I heard it twice recently: in the film The Comedy and at a Nine Inch Nails show between their set and the opener’s.

Yeah, isn’t that great? (chuckles) It’s wild. And Sigur Rós played it on their recent tour too, did you know that? Last year, they asked me to open for them but I had other commitments and I couldn’t do it. So I didn’t get to play Madison Square Garden and Bill Graham (laughs). But I heard they were playing the music at their shows.

Out of curiosity, which recent bands interest you?

Oh god, David, I don’t know. I’ve never been a record collector. I quite often don’t have any music on or I’m working on something. Jamie is a major collector of records. He’s always listening to this, that or that other thing. I don’t know! What do I like? What have I heard? Let me think. Well, Richard Chartier has a side project called Pink Courtesy Phone that I think is terrific. We’re working on a new collaboration together. We’ve done two and now we’re going to do another one. We just finished it yesterday and I’m really happy with it. Let’s see…I really like that Pharrell Williams “Happy” song (laughs). It’s so funky. I think he’s terrific. Do you know that one?

Yeah, I know who he is.

It’s adorable.

He’s the vocalist on that Daft Punk song everyone is playing.

Is he? I don’t know. I really don’t know. I just saw him on the Grammies and I just thought he was adorable. Then somebody posted a link to that song on Facebook. Oh, he’s just so funky.

Is film something that is important to you?

I rarely get to see them except on airplanes and I didn’t get to see any of the new American films this year yet. I’m going to try to be better about it.

I’m jealous that you’re friends with Antony Hegarty. I’m not super emotional but when I saw him in concert it made me cry.

Oh, me too! I’m a big old crybaby, but Antony just breaks my heart. I’m so proud of him! How hard he’s worked and how far he’s taken his music. He cares so much about the world. He’s just wonderful. You know, he’s been so supportive, too. He got so much success with his record winning the Mercury Prize a few years ago. He’s the one who told everyone in England about The Disintegration Loops and David Tibet heard it and he told everyone at The Wire magazine. David Keenan wrote that wonderful feature on it and it just launched it. He’s had me go on tour with him a few times. He’s had me open for him on an Australia/Japan tour a few years ago. I got to play two nights at the Sydney Opera House. Amazing mother ship. I never thought I’d get to see it, much less get to resonate. So that was extraordinary.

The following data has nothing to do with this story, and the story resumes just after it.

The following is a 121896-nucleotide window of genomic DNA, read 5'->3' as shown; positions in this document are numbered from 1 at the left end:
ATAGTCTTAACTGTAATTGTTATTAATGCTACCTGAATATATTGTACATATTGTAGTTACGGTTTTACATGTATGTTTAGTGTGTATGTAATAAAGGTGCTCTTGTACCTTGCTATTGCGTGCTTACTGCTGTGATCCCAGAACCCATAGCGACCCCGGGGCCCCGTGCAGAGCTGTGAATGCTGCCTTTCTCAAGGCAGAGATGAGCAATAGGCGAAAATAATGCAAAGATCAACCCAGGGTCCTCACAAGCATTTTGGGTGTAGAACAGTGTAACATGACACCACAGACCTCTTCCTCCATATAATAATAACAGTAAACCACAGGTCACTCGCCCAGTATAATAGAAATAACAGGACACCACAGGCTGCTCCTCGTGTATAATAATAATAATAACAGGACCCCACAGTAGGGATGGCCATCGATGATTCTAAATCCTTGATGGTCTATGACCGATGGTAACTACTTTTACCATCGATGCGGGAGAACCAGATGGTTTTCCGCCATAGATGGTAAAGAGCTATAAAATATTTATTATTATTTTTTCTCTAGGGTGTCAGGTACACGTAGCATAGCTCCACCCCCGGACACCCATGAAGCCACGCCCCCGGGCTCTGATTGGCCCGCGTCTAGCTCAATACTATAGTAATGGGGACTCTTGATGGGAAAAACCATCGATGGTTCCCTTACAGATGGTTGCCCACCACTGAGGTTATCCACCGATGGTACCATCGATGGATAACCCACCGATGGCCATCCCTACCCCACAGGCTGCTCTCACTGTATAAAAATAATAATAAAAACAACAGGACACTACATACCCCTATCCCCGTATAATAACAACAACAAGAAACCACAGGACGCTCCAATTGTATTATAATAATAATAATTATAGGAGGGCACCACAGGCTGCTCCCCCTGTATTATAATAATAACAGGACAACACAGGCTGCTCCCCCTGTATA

How were the acoustics in that place?

Amazing. The crew was amazing. It was like, “Oh god, this is great!” We both worked together with Robert Wilson on the opera The Life and Death of Marina Abramovic. Have you heard about that?

Yeah, he also did The Black Rider with Tom Waits.

That’s right. Einstein on the Beach is also having a big tour now. But, this new piece is about Marina Abramovic and her life. She’s in it, playing herself and her demented mother. Willem Dafoe is the male lead. Antony wrote all of these beautiful songs and performs them. There’s a small pit orchestra that has some of his boys from the Johnsons and Matmos. There’s this amazing four woman group from Belgrade that sings traditional Balkan folk music, Svetlana Spajic’s group. They are incredible. We all put together this incredible show with beautiful music. I’m very proud of it. It just closed in New York at the Park Avenue Armory right before Christmas.

It would be nice if something like that made its way to Portland.

Eh, it’s an expensive and I don’t know if it’s going to happen again. But we’ll see, maybe. They are going to do a DVD of it.

Temporary Residence was nice enough to send me a copy of The Disintegration Loops boxset last year. I wasn’t expecting that.

Wow, that’s nice!

I was actually riding my book to the post office and the package was there.

Woah (laughs)! I hope you had a big messenger bag.

I didn’t have anything. I was on my way to work so I balanced it on the handle bars and my knees the whole way. But tell me, what was your feeling when you held the box set for the first time?

Wow, I was like, “Oh. My. God. Look at this!” Amazing. I could have said no to Jeremy (deVine) when he asked me if I wanted to do this. At first I said, “But the pieces are so long, blah, blah, blah.” He’s like, “Classical records are long, too. They always break them up.” So I said yes, thank God and it just made a huge difference.